Test Description Consistent with Friedmann models? Consistent with Static universe models?
1 mag. vs z if q0 >= 1 yes
2 # vs z if q0 <= 0 yes
3 SB vs z yes yes?
4 ang. size vs z if q0 <= 0 yes
5 supernovas yes yes
6 ages no? yes
7 evolution yes yes

A summary of the seven tests is shown in the table. For an expanding universe model to be consistent with the observations, a solution must be found to the unexpected existence of extremely large structures in the universe, such as superclusters of galaxies and great walls, which have had insufficient time to form since the origin of the universe; ad hoc evolutionary effects must be postulated to explain some test results, especially the absence of the predicted minimum angular size for large-redshift objects; and a solution must be found to the apparent contradiction between the results of test #1 and those of tests #2 & #4 for the implied value of the cosmic deceleration parameter q0.

These difficulties for the Friedmann models cannot be rescued by Einstein's cosmological constant because incompatible values would be required by different tests, and because the scarcity of observed gravitational lenses severely limits any non-zero value for this parameter to be too small to help the big bang theory.13

Also, big bang models now use an ever increasing variety of free parameters to maintain consistency with various observational constraints. Related to origin and expansion conditions alone, we now have the Hubble constant h (= expansion rate); the cosmological constant Λ (= pressure resisting gravity); the cosmic deceleration parameter q0 (= expansion deceleration); the density parameter Ω (= ratio of actual matter density to density needed for flat universe), subdivided into the density for ordinary matter and that for invisible dark matter; and the bias parameter b (= measures lumpiness of matter distribution). The hypothetical dark matter is itself a fudge factor required to obtain agreement with observations that were not in accord with big bang expectations, and it comes in three flavors: hot, cold, or mixed. So even if the difficulties shown in the table were solved elegantly, Occam's Razor (a part of Scientific Method) tells us that we should still prefer the model with fewer free parameters.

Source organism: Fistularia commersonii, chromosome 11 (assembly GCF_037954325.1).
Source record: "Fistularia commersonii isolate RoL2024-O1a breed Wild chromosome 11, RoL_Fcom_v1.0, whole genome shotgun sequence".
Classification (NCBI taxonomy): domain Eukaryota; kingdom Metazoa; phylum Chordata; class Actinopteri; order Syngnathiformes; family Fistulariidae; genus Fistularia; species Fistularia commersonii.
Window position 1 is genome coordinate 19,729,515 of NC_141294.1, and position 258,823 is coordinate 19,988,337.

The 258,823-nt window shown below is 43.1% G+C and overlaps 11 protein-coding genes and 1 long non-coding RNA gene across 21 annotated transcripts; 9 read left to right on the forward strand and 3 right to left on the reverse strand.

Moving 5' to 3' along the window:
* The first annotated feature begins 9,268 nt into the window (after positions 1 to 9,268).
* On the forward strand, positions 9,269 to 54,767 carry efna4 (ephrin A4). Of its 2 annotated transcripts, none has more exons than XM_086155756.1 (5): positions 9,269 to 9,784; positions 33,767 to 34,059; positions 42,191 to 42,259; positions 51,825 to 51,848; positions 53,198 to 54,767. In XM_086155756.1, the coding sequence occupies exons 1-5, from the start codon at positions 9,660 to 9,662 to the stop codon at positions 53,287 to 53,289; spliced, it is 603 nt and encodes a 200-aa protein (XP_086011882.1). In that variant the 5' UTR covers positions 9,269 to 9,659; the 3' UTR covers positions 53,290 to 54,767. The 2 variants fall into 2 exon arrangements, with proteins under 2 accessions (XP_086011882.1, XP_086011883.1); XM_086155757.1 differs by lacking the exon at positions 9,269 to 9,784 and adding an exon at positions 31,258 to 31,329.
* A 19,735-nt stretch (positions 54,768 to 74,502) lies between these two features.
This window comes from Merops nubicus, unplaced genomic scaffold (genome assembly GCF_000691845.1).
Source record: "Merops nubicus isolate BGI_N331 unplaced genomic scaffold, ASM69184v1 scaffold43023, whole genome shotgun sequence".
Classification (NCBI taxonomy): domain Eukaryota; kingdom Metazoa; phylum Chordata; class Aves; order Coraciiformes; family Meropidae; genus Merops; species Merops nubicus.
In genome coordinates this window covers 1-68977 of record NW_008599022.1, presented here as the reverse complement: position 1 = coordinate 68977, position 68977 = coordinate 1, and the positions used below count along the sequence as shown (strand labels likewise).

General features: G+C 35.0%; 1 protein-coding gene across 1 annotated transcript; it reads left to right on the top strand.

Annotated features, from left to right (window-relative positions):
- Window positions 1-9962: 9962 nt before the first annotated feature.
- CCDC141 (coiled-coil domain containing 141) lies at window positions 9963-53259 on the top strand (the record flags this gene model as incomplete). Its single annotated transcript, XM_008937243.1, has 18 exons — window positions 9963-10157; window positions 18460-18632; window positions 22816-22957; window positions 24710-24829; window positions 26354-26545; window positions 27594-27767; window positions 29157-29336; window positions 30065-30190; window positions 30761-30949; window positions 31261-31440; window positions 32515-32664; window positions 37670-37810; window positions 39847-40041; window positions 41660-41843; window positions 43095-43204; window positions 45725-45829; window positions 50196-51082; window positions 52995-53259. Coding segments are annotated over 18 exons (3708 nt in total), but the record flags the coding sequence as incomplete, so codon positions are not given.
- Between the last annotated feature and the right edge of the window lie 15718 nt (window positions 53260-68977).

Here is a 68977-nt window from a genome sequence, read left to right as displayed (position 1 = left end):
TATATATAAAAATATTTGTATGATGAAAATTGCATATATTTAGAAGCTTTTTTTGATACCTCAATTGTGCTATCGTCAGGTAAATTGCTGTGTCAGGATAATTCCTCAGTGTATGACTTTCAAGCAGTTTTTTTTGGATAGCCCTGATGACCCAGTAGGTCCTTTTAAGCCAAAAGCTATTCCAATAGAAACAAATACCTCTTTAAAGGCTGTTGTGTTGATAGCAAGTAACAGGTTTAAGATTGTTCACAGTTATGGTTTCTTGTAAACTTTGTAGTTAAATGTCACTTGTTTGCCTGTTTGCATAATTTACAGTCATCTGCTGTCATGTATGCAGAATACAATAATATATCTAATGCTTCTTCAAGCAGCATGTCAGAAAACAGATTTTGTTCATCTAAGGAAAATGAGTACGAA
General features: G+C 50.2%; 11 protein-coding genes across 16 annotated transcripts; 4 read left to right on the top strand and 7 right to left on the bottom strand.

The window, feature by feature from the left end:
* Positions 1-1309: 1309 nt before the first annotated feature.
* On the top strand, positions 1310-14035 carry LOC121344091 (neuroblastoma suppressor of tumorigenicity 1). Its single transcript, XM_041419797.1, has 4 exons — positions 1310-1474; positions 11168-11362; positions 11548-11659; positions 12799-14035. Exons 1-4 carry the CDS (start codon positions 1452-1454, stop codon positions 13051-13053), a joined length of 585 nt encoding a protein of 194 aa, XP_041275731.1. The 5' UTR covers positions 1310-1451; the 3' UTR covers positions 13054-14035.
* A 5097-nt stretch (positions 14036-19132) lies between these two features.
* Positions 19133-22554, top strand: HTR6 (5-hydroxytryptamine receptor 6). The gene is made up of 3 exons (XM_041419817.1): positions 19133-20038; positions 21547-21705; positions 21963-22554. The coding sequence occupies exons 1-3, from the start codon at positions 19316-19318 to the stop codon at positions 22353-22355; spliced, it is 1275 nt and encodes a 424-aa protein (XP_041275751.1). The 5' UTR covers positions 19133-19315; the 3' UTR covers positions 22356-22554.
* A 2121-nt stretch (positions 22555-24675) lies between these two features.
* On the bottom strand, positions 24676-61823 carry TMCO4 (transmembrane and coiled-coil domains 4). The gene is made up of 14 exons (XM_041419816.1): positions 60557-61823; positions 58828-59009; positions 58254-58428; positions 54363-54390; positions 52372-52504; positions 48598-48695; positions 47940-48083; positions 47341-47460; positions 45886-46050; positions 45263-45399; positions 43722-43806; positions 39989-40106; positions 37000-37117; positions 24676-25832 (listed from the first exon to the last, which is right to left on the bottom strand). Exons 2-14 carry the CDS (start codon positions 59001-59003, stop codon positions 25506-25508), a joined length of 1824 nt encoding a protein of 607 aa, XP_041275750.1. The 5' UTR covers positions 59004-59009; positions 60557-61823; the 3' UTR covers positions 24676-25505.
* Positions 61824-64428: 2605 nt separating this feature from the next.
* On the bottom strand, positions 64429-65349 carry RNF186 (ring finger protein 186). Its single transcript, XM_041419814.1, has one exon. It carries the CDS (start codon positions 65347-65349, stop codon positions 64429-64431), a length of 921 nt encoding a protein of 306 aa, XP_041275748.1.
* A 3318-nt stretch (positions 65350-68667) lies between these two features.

If the field of astronomy were not presently over-invested in the expanding universe paradigm, it is clear that modern observations would now compel us to adopt a static universe model as the basis of any sound cosmological theory.

WHAT ELSE CAN CAUSE REDSHIFT?

If the redshift of galaxies is not due to expansion velocity, then what might cause the redshift? Over the years, a surprising number of proposals have been made. A recent summary article lists 20 non-velocity redshift mechanisms.14 Basically, anything that causes light to lose energy will cause it to redshift. The trick is to have an energy loss mechanism that doesn't scatter the light. The absence of observed scattering is the main objection to the so-called "tired light" theory, in which intergalactic matter is supposed to be responsible for the energy loss of light.